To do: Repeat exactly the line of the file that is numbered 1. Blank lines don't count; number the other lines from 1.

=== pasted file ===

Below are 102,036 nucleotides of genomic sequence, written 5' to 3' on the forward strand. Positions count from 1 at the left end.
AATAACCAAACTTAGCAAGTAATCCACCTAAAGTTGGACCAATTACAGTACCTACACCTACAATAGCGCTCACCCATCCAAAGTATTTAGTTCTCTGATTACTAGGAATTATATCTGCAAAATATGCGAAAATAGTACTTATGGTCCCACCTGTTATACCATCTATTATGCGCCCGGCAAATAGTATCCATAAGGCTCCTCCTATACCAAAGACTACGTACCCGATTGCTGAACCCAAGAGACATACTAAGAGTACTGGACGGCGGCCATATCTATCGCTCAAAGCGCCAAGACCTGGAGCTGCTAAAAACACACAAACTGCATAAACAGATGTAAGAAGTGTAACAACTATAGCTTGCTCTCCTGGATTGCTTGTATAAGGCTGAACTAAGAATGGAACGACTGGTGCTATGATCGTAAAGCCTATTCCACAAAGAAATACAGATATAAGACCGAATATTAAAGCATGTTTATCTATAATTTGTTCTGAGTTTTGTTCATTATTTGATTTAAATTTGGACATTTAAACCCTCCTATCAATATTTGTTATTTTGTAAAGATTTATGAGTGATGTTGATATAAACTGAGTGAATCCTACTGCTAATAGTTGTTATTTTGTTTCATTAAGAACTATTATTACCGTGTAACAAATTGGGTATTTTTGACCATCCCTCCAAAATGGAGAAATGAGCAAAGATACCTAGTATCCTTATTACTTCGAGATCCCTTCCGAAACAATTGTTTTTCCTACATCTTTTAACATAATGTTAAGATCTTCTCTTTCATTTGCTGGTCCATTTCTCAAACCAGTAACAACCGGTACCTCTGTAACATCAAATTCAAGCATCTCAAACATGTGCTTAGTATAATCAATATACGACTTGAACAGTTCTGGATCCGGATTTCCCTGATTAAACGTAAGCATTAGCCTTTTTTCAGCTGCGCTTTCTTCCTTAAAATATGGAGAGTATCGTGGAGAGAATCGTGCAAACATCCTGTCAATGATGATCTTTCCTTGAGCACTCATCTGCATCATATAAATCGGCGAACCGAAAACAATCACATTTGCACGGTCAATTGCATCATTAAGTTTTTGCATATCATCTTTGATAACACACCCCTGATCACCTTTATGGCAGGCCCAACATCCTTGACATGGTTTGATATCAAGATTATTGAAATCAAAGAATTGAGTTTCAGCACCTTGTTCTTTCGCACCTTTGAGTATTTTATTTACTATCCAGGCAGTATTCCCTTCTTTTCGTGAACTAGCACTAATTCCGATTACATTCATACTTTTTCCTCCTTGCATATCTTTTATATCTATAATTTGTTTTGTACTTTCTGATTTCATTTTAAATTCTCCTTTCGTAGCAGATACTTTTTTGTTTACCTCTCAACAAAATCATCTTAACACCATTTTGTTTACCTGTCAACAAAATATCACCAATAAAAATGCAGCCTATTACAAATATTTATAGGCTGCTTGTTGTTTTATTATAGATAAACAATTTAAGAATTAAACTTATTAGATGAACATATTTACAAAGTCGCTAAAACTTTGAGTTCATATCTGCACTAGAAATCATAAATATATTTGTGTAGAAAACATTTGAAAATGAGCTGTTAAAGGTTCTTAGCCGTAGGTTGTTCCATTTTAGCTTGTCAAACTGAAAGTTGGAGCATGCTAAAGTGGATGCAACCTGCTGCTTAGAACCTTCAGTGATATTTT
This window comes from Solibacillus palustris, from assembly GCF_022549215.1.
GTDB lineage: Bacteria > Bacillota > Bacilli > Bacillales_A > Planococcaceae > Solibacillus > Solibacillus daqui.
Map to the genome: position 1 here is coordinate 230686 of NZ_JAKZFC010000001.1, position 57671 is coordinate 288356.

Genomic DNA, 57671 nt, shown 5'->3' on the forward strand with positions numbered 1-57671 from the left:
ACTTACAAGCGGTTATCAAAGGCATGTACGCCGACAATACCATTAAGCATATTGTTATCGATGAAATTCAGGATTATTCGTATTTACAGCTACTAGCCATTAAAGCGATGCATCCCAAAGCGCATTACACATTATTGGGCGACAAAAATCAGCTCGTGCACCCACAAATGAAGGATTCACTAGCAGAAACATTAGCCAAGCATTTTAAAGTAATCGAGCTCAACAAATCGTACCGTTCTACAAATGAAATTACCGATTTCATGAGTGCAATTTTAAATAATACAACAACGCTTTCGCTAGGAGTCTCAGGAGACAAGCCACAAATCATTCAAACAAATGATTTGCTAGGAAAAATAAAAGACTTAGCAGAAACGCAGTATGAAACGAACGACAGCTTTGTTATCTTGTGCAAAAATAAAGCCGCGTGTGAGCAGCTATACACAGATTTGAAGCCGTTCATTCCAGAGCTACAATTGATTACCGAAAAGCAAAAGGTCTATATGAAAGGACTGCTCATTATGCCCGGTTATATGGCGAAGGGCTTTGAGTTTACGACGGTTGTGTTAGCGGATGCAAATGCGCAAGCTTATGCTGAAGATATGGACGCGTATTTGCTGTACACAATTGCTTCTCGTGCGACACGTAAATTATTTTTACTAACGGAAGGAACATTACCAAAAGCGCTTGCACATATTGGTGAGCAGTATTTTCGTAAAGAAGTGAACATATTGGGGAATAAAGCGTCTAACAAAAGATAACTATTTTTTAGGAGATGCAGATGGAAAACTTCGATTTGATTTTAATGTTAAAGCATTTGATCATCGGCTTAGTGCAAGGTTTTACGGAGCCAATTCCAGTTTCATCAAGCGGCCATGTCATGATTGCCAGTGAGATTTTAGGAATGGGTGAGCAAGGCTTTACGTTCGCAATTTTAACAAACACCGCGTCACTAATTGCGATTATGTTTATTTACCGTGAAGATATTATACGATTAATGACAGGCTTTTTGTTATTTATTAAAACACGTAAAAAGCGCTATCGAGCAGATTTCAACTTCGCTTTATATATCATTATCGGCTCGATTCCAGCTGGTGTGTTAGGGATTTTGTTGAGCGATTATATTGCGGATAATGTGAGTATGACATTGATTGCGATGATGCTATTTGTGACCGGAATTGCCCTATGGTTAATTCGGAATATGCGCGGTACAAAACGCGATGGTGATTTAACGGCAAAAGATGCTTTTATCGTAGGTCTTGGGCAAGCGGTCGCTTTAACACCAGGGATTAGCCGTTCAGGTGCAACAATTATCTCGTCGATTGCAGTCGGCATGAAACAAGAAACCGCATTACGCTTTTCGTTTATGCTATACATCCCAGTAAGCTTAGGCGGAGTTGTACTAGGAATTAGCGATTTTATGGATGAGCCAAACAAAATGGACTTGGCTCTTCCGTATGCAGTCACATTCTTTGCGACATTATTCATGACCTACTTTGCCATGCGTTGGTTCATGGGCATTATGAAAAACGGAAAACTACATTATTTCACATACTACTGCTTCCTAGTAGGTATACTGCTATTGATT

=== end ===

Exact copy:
Below are 102,036 nucleotides of genomic sequence, written 5' to 3' on the forward strand. Positions count from 1 at the left end.